Report: Axing protected drug classes in Medicare Part D may not substantially lower spending

Eliminating the protected classes of medications for Medicare Part D plans could give insurers more leverage to negotiate rebates, but may have a limited financial payoff, according to a new analysis. 

The Pew Charitable Trusts dived into the policy, which requires Part D plans to cover "all or substantially all" medications in six categories—antiretrovirals, immunosuppressants, antidepressants, antipsychotics, anticonvulsant agents and antineoplastics. Part D plans are only required to cover two drugs in other therapeutic classes. 

If the protected classes were removed, Part D insurers might have more leverage to negotiate drug rebates, according to the report, as they could exclude certain drugs from their formularies. However, a significant number of people who need drugs in these categories use generics, so actual drug cost savings could be limited. 

Plus, Part D plans do have some ability to restrict drugs in these classes, according to the report, which could also impact how effectively eliminating the protected classes would cut down drug spending. 

RELATED: Who wins, who loses under 2018 changes to CMS' 340B drug discount program 

As policymakers target changes to drug coverage in an effort to lower costs and spending, they should also keep in mind that coverage changes in one area of Medicare can lead to higher patient spending elsewhere in the program, the Pew analysts said.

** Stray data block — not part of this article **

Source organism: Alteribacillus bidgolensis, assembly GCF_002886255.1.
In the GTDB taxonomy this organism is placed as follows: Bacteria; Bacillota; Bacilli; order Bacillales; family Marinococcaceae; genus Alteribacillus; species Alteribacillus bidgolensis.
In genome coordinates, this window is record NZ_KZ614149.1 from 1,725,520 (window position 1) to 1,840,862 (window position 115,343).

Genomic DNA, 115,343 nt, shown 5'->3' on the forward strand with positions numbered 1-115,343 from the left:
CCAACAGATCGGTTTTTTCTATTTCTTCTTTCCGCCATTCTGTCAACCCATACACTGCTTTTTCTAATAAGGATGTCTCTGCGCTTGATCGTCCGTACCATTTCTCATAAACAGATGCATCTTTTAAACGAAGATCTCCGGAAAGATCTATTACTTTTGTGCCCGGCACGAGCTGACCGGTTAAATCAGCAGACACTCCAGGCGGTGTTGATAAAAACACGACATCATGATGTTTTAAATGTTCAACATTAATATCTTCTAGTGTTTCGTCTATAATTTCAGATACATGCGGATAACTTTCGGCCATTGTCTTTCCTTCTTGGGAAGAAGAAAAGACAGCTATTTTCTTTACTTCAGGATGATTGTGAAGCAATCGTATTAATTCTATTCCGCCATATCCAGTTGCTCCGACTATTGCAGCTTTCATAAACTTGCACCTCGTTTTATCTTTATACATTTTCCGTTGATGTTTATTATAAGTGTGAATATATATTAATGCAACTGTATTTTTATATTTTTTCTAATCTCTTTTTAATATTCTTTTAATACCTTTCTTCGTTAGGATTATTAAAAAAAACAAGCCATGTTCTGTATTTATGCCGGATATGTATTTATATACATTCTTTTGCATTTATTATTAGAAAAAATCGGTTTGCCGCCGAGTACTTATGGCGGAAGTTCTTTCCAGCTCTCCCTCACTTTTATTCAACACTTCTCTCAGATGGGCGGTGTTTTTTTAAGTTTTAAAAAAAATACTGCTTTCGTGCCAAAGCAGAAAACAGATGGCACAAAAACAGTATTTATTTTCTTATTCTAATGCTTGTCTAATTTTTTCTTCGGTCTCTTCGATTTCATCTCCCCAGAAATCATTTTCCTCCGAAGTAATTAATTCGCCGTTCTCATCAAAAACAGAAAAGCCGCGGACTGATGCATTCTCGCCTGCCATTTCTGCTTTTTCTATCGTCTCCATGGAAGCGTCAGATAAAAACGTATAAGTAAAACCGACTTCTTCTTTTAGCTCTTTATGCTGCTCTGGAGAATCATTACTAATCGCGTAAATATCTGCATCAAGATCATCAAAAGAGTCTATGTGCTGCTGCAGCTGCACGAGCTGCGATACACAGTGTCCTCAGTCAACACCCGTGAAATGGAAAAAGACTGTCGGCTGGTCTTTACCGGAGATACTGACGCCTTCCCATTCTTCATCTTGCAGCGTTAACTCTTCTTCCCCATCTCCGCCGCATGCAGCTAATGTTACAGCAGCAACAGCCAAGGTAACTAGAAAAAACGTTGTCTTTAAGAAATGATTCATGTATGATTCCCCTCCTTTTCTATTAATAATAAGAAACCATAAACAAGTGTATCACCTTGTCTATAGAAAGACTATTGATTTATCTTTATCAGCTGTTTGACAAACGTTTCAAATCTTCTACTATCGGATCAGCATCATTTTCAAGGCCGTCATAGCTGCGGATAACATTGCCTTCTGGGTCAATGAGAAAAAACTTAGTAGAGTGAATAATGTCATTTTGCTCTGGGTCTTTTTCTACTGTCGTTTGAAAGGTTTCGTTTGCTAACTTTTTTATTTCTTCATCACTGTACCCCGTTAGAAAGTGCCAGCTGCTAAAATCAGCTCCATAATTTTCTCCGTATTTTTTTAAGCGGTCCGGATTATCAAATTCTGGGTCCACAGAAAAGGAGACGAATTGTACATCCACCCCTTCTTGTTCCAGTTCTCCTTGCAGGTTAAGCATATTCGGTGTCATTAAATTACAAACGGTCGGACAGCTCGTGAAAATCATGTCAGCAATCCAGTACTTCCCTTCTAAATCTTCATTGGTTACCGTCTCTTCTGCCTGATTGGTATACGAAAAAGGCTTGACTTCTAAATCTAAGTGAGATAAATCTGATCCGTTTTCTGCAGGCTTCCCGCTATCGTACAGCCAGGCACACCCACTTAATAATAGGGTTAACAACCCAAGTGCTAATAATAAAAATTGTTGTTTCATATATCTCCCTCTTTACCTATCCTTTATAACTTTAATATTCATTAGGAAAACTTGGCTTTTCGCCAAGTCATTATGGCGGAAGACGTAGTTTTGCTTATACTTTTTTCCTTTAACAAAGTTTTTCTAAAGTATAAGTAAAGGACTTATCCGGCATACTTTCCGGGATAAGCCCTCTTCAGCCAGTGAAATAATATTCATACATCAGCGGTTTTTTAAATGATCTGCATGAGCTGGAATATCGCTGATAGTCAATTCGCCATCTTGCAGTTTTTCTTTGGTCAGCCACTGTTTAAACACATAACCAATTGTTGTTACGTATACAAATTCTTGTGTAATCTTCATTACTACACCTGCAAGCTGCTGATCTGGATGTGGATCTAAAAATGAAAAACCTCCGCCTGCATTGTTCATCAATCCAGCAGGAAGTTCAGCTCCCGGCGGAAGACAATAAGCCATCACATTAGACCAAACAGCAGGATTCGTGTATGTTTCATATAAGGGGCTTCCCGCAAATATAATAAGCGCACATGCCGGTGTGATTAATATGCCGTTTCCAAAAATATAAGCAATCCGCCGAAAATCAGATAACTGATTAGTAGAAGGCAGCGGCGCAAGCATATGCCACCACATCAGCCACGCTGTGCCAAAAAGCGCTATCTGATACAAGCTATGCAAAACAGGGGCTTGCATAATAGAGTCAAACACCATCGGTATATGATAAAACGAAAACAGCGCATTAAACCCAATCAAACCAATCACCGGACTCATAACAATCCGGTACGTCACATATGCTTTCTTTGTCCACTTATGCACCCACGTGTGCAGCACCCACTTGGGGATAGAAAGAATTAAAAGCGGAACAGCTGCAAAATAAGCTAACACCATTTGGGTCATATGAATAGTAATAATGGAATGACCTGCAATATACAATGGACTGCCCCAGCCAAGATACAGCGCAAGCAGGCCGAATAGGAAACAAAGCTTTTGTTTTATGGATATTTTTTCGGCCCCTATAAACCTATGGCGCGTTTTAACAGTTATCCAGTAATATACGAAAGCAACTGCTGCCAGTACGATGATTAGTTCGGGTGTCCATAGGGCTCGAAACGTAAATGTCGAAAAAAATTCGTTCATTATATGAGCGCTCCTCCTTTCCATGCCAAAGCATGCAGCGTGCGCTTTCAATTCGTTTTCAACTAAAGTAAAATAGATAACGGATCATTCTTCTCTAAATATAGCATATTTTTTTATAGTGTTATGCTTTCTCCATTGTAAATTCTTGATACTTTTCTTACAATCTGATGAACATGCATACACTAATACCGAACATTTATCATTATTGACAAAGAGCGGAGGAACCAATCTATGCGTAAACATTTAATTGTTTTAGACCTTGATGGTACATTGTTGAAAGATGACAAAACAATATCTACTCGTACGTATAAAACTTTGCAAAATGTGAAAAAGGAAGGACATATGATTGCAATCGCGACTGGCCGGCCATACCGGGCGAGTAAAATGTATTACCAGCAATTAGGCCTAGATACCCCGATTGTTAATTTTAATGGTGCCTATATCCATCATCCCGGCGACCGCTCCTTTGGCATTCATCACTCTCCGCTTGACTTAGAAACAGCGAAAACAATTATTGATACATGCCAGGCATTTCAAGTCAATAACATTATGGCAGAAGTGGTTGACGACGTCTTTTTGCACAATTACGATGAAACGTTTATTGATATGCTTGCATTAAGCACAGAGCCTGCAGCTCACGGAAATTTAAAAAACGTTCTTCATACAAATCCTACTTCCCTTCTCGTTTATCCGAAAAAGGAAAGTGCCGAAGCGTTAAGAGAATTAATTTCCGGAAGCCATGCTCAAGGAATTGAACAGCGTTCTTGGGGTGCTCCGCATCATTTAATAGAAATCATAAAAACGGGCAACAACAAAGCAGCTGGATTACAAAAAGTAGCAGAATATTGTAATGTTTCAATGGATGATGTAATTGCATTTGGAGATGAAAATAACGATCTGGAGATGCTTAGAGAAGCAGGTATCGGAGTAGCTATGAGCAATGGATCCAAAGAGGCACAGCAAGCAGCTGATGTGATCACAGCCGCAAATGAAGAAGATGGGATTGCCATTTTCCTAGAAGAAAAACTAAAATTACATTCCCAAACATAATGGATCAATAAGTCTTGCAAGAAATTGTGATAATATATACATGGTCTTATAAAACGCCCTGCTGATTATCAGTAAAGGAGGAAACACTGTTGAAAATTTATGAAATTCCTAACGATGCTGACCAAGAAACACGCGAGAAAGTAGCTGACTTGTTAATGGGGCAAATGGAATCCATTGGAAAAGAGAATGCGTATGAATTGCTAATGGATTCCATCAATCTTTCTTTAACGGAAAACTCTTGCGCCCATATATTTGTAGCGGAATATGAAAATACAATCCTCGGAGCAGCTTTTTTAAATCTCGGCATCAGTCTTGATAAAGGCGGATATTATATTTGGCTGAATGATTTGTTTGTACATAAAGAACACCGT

"Lack of adequate access to medications can in some circumstances increase costs to other Medicare programs through increased hospitalizations from complications or increased physicians visits to manage medication," according to the report.  

The Centers for Medicare & Medicaid Services is considering a number of policy changes aimed at reducing drug prices and spending, including a potential new payment model. One approach the agency is considering is a model where patients would be charged more depending on how successful the drug is for certain conditions. 

Meanwhile, Democrats have over the past year reignited the debate on whether Medicare should be allowed to directly negotiate drug prices

Tackling drug prices and spending is a major focus for the Trump administration, one that Department of Health and Human Services Secretary Alex Azar has said is one of his top concerns at the department. 

HHS unveiled a number of plans aimed at reducing drug prices, including a proposal to push insurers to share drug rebates more directly with patients. UnitedHealthcare announced this week that it will do so beginning in 2019.